The Japan-only Wii game is a wild one that represents the end of a low-key Nintendo developer’s overt weirdness.
A good way to sum up frequent Nintendo collaborator Skip Ltd. is that they’re quirky. Founded in 2000, Chrono Trigger and Super Mario RPG developer Kenichi Nishi was the studio’s biggest name. He led the design of their first two games: Giftpia and Chibi-Robo! - both released for GameCube, though only Chibi-Robo made it out of Japan. Nishi directed Giftpia, which originally was slated to come out in America, even making an appearance at an E3. Giftpia was similar to Animal Crossing, but it was also incredibly bizarre, which led to Nintendo of America passing on bringing it westward. It was also a weird precursor to the last game Nishi would work on before leaving Skip: Captain Rainbow.
If Skip as an entire company is quirky, then Captain Rainbow has no earthly comparison available for the levels of peculiarity and bizarreness on display. The 2008 Wii game stars a regular dude named Nick, who, because he’s such a normal, everyday guy, can turn into the superhero Captain Rainbow. He winds up on the island of misfit video game characters and proceeds to help out all the fledgling wackadoo characters.
A variety of the characters are pulled from Giftpia and Chibi-Robo, but a rash of them are familiar. An overweight Little Mac tries to get back into fighting shape with Nick’s help. Birdo is in jail because she was in the women’s bathroom but everyone thinks she’s a man. So you have to get a blurred out “feminine product” to prove her innocence. I’m not kidding.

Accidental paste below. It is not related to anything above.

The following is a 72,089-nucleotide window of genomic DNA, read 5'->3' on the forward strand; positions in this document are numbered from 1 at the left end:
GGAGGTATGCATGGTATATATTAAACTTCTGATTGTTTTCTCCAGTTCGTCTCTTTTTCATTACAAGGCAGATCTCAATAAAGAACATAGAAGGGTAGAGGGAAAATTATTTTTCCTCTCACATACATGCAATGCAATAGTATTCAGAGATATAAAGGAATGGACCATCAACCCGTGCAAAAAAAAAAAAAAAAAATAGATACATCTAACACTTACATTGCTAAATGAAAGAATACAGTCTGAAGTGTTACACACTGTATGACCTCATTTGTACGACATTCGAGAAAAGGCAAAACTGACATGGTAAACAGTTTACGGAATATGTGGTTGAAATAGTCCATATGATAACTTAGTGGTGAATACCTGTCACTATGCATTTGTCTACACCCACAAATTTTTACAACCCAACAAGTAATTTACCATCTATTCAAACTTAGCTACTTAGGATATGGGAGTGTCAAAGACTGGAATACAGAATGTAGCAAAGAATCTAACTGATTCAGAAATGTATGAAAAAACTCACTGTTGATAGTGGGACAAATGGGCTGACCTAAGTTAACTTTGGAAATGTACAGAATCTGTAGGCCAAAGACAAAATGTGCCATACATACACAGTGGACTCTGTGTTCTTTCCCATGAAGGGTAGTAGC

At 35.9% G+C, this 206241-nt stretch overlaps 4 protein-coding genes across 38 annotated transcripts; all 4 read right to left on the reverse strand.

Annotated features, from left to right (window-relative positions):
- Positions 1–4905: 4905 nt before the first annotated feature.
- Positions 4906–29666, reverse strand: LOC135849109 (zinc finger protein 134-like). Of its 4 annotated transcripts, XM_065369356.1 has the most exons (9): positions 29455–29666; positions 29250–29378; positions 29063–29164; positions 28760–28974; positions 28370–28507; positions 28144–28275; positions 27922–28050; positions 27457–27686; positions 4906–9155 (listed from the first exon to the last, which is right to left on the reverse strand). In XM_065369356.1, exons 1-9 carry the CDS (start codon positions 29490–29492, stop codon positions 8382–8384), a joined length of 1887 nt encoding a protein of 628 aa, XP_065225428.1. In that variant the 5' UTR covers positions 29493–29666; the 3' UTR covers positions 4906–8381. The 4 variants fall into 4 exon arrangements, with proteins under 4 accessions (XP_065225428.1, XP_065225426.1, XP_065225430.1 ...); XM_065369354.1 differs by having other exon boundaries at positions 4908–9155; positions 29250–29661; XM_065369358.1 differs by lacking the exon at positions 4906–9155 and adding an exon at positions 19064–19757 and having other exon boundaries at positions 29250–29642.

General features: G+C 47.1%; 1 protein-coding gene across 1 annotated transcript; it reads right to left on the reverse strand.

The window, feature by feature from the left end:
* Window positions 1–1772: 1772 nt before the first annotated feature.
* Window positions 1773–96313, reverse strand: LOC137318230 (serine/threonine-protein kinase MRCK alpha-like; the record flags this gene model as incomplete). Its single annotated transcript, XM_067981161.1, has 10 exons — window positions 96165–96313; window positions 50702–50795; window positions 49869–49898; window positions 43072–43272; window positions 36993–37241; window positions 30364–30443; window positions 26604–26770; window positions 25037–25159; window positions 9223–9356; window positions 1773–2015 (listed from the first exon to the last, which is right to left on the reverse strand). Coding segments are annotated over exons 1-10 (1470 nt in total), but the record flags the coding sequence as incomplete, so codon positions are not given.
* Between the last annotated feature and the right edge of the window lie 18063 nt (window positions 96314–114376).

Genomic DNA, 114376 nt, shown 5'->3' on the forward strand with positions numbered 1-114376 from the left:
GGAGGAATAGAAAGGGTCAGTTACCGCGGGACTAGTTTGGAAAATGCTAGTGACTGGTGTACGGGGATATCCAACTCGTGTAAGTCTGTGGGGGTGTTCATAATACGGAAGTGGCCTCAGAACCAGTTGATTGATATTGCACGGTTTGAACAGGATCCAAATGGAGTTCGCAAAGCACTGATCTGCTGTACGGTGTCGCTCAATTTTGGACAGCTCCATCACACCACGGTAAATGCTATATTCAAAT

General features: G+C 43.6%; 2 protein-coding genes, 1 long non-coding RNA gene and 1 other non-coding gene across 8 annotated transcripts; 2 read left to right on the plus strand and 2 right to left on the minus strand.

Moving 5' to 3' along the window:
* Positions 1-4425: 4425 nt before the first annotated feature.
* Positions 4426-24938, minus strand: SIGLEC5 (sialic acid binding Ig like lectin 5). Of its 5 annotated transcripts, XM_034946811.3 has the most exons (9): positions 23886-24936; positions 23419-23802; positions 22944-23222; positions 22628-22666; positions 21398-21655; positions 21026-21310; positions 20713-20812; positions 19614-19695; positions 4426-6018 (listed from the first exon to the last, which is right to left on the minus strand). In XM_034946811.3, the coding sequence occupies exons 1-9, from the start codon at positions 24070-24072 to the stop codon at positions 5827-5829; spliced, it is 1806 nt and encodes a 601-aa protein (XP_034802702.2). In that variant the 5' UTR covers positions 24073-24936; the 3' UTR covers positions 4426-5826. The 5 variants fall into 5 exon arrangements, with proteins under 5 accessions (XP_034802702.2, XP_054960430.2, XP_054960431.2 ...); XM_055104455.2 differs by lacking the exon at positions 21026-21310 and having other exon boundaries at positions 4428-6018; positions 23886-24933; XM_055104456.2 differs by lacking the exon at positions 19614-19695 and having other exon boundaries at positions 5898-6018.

The guy from NES Golf loses a golf club, and I’m not totally up on my Japanese but I’m pretty sure there’s an impotence joke or two there. You play volleyball with Advance Wars soldiers. Lip of the Smash Bros. item Lip’s Stick fame (as well as Panel de Pon) is allergic to pollen and you have to help her out. The Devil from Devil World tantalizes you into being bad and also wants pie, because you know, who doesn’t want pie? Crazy Tracy from Link’s Awakening shows up too because why not.
Captain Rainbow is a fever dream of a game, and it turned 10 years old recently. It’s almost like a lost entry in the Chibi-Robo series with its style of play. The specific brand of humor and style might have been able to sneak over to the West in modern times (I mean that weird Senran Switch game is out alarmingly soon), but Captain Rainbow’s chances in 2008 - a time when Disaster: Day of Crisis didn’t make the leap and mere years later, Xenoblade would barely limp over - were slim to none.
Captain Rainbow will live on as a curio, perhaps in a way people can experience it thanks to a fan translation. It also marked the end of Skip as a bizarre outlier at Nintendo. Since Captain Rainbow, Skip has been relegated to assisting with Wii Play: Motion and working on a pair of Chibi-Robo games on 3DS. The downloadable Photo Finder and the maligned platformer Zip Lash (Author’s Note: I actually really like Chibi-Robo: Zip Lash). Skip hasn’t been credited on a game since 2015, and while they seem to be hanging in there, whenever they eventually do crop up, it’s more likely that they’ll be assisting with development on something else. Even if they do headline, they likely won’t be reaching back into the world of Captain Rainbow anytime soon. That level of Skip insanity seems to be gone.